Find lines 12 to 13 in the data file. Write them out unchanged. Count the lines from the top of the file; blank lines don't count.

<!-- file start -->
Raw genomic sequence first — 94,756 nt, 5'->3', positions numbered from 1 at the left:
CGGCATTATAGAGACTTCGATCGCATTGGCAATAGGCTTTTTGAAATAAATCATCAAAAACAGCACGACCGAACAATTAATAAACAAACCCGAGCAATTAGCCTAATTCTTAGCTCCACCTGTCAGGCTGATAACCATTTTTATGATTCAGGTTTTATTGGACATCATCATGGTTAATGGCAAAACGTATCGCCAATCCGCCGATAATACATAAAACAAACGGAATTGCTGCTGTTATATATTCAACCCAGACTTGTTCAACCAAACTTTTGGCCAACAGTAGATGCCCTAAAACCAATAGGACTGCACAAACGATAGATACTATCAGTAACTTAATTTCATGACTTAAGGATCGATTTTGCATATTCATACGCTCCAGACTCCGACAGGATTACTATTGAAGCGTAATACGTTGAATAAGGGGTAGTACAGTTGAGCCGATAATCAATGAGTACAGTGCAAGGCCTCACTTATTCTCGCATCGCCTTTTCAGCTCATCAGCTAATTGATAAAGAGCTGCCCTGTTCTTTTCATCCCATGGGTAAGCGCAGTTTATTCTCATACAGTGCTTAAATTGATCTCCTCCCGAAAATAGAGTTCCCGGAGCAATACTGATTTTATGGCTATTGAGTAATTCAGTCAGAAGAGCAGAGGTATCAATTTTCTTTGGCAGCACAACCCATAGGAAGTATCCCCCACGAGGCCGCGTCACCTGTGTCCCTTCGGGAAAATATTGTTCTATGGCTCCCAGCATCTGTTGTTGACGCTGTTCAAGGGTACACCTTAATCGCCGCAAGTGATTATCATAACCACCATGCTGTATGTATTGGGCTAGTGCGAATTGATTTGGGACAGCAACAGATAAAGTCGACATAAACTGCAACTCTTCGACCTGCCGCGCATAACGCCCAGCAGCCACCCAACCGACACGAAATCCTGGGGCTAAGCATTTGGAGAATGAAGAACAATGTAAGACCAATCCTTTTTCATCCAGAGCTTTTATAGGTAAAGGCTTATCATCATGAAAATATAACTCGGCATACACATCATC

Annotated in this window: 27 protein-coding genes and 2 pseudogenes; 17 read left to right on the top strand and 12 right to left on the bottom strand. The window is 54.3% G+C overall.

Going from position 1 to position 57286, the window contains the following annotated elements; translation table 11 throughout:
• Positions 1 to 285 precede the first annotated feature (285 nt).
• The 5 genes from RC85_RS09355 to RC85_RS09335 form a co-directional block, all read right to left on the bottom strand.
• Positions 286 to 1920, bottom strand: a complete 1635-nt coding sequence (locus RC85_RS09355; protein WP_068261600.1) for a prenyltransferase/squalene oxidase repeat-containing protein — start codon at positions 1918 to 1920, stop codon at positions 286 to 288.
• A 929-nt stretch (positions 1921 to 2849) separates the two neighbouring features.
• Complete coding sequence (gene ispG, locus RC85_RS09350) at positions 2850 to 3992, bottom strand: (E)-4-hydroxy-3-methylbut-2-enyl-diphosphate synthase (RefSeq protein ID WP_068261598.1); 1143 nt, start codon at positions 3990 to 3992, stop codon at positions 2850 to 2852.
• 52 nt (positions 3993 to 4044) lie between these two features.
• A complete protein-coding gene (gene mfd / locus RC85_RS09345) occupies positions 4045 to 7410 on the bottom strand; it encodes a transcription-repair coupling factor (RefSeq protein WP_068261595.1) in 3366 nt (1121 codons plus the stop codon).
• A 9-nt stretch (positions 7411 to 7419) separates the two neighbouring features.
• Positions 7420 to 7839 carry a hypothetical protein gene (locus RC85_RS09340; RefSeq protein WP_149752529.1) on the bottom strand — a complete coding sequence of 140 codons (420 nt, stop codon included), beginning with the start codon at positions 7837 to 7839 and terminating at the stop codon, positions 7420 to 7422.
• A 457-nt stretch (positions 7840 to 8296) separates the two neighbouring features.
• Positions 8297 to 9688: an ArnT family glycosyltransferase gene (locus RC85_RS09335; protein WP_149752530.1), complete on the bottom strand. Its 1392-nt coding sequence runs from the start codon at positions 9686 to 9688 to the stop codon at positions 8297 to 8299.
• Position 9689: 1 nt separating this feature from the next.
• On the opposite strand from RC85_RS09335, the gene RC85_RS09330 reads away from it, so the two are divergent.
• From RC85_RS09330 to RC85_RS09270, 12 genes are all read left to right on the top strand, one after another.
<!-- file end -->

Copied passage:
• A 9-nt stretch (positions 7411 to 7419) separates the two neighbouring features.
• Positions 7420 to 7839 carry a hypothetical protein gene (locus RC85_RS09340; RefSeq protein WP_149752529.1) on the bottom strand — a complete coding sequence of 140 codons (420 nt, stop codon included), beginning with the start codon at positions 7837 to 7839 and terminating at the stop codon, positions 7420 to 7422.